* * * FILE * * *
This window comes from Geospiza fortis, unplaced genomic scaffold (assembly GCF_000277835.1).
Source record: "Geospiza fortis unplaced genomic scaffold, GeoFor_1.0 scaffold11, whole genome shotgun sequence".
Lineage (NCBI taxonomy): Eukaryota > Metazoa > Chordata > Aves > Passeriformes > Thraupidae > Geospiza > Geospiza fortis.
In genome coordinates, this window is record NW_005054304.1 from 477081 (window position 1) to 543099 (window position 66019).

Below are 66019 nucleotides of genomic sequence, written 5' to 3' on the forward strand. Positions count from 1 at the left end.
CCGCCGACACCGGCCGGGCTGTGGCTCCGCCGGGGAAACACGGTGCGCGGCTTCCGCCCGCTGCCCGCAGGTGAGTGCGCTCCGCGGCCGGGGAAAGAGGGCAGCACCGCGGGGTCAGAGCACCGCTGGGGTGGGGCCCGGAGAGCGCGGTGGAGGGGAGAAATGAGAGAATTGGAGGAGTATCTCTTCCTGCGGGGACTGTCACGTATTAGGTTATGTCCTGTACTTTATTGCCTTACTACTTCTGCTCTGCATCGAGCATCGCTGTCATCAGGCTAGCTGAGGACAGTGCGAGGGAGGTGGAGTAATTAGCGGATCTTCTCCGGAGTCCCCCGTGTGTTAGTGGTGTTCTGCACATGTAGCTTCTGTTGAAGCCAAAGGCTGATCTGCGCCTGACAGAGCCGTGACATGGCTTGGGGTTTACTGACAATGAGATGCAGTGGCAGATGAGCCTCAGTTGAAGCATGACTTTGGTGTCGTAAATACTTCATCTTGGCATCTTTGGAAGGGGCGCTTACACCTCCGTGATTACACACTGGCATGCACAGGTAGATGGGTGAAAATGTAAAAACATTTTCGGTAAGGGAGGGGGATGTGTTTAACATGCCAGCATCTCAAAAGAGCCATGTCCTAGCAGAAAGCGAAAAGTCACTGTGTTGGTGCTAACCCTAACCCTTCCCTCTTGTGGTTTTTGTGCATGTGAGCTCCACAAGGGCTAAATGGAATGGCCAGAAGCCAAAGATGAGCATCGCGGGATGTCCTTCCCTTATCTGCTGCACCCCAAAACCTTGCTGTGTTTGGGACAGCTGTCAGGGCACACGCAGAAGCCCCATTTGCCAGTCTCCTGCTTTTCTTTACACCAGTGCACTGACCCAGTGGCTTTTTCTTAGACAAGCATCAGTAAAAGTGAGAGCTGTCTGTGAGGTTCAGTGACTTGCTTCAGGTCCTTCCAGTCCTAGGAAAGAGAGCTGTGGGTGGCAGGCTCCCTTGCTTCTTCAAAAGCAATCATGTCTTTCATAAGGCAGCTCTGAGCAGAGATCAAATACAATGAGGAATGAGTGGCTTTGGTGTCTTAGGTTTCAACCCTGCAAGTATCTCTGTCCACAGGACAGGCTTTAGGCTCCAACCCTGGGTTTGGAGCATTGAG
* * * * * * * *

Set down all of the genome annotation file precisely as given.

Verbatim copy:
This window comes from Geospiza fortis, unplaced genomic scaffold (assembly GCF_000277835.1).
Source record: "Geospiza fortis unplaced genomic scaffold, GeoFor_1.0 scaffold11, whole genome shotgun sequence".
Lineage (NCBI taxonomy): Eukaryota > Metazoa > Chordata > Aves > Passeriformes > Thraupidae > Geospiza > Geospiza fortis.
In genome coordinates, this window is record NW_005054304.1 from 477081 (window position 1) to 543099 (window position 66019).

Below are 66019 nucleotides of genomic sequence, written 5' to 3' on the forward strand. Positions count from 1 at the left end.
CCGCCGACACCGGCCGGGCTGTGGCTCCGCCGGGGAAACACGGTGCGCGGCTTCCGCCCGCTGCCCGCAGGTGAGTGCGCTCCGCGGCCGGGGAAAGAGGGCAGCACCGCGGGGTCAGAGCACCGCTGGGGTGGGGCCCGGAGAGCGCGGTGGAGGGGAGAAATGAGAGAATTGGAGGAGTATCTCTTCCTGCGGGGACTGTCACGTATTAGGTTATGTCCTGTACTTTATTGCCTTACTACTTCTGCTCTGCATCGAGCATCGCTGTCATCAGGCTAGCTGAGGACAGTGCGAGGGAGGTGGAGTAATTAGCGGATCTTCTCCGGAGTCCCCCGTGTGTTAGTGGTGTTCTGCACATGTAGCTTCTGTTGAAGCCAAAGGCTGATCTGCGCCTGACAGAGCCGTGACATGGCTTGGGGTTTACTGACAATGAGATGCAGTGGCAGATGAGCCTCAGTTGAAGCATGACTTTGGTGTCGTAAATACTTCATCTTGGCATCTTTGGAAGGGGCGCTTACACCTCCGTGATTACACACTGGCATGCACAGGTAGATGGGTGAAAATGTAAAAACATTTTCGGTAAGGGAGGGGGATGTGTTTAACATGCCAGCATCTCAAAAGAGCCATGTCCTAGCAGAAAGCGAAAAGTCACTGTGTTGGTGCTAACCCTAACCCTTCCCTCTTGTGGTTTTTGTGCATGTGAGCTCCACAAGGGCTAAATGGAATGGCCAGAAGCCAAAGATGAGCATCGCGGGATGTCCTTCCCTTATCTGCTGCACCCCAAAACCTTGCTGTGTTTGGGACAGCTGTCAGGGCACACGCAGAAGCCCCATTTGCCAGTCTCCTGCTTTTCTTTACACCAGTGCACTGACCCAGTGGCTTTTTCTTAGACAAGCATCAGTAAAAGTGAGAGCTGTCTGTGAGGTTCAGTGACTTGCTTCAGGTCCTTCCAGTCCTAGGAAAGAGAGCTGTGGGTGGCAGGCTCCCTTGCTTCTTCAAAAGCAATCATGTCTTTCATAAGGCAGCTCTGAGCAGAGATCAAATACAATGAGGAATGAGTGGCTTTGGTGTCTTAGGTTTCAACCCTGCAAGTATCTCTGTCCACAGGACAGGCTTTAGGCTCCAACCCTGGGTTTGGAGCATTGAG